S’mores with marshmallows, biscuits and green tea chocolateFlesh & Buns For years I’ve talked about doing s’mores as a dessert in one of my (future) restaurants. When Flesh & Buns first opened its doors last year, the concept sounded fun and enticing, but damnit, I then discovered they stole my idea!

Now, I don’t actually believe the Bone Daddies boys sat around listening to my countless food conversations, plotting how to steal my plans. But, I knew I had to see how they executed such a classic American dessert. Flesh & BunsA little Japanese fire pit arrives along with green tea chocolate, marshmallows and two biscuits each, to sandwich your s’more.

Flesh & BunsTake your marshmallow, and after gently toasting, or violently setting aflame as the method my date chose to take, then smush (technical term) it between your two biscuits and piece of chocolate. The heat from the marshmallow will melt the chocolate creating a gooey, delicious sandwich. Flesh & BunsAs if the s’mores weren’t enough, we plumped for the Kinako donuts with black sugar custard.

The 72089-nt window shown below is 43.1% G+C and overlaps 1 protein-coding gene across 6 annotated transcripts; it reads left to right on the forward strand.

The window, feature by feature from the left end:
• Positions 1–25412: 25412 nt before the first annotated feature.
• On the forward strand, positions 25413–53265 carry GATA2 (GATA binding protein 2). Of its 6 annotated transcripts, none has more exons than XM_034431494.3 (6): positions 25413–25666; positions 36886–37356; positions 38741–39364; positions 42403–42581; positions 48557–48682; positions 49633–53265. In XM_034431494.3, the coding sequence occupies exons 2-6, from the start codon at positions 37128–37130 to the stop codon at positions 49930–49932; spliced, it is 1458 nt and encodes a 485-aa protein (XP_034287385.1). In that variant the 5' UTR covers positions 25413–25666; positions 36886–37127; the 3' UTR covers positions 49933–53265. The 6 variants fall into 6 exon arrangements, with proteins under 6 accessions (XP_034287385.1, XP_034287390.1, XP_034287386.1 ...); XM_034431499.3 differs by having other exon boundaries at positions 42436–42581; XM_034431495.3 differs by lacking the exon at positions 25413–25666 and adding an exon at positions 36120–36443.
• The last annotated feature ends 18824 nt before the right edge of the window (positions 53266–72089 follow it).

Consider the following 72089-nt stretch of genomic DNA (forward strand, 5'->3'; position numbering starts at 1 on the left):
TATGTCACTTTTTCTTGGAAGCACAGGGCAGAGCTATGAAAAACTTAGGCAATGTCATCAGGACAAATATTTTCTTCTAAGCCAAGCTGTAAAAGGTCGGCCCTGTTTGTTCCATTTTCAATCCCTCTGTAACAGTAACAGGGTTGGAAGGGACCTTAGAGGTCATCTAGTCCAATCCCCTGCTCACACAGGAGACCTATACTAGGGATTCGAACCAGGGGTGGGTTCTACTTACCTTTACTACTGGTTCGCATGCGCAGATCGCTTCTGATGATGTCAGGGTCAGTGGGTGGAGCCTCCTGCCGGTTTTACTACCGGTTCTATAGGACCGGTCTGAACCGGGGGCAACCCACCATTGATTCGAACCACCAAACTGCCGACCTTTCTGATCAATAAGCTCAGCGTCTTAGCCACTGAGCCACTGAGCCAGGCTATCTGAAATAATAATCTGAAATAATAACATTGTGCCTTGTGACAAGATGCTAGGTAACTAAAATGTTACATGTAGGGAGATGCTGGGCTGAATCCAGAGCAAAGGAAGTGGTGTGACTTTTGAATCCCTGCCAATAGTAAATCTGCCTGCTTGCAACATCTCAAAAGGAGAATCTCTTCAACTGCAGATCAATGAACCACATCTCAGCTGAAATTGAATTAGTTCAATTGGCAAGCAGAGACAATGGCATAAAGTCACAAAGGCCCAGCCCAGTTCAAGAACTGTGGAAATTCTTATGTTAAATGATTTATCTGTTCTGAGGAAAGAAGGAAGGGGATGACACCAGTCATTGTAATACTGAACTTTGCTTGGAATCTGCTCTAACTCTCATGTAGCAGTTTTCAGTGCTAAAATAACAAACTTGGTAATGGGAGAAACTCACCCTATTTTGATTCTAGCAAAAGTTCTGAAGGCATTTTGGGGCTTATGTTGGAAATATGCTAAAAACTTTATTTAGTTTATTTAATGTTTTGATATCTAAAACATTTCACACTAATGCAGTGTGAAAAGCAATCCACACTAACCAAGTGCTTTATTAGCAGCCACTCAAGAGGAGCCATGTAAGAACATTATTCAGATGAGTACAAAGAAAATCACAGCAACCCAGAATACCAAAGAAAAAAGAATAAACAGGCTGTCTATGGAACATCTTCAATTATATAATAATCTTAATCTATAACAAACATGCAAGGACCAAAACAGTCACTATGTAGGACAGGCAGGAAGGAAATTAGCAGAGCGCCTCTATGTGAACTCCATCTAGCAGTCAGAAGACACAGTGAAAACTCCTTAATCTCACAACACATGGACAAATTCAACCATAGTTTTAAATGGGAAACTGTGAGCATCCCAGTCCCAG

Flesh & Buns

These, are not a thing of elegance.
One bite left the custard running down my face. Although not as visually exciting as the s’mores, they are however, competitors in the flavour department. Thick, sugar coated balls of dough each filled with a sweet, warm custard. Pure decadence and a fantastic end to an amazing meal. Flesh & BunsIt took me absolutely ages to get around to going to Flesh & Buns and for those that are letting it continue to linger on your list, go!

Promise me you’ll order the s’mores?
Oh! And be sure to go wash your hands in the bathroom for some surprise, um, adult humour on the walls.

Shake Shack: London

I know I’m a bit late on this one, but you’ll soon forgive me as the food porn is well worth the wait.

Shake Shack finally floated across the pond and swung open its doors smack bang in the middle of Covent Garden early July this year.
Londoners & expats alike queued up for hours, desperate to get a bite of New York’s famous burgers.

I was away in America at the time, but as soon as I returned, I was determined to size up London’s most recent burger addition.

Now I know what you’re thinking, another bloody burger restaurant!?

But just take a look at this.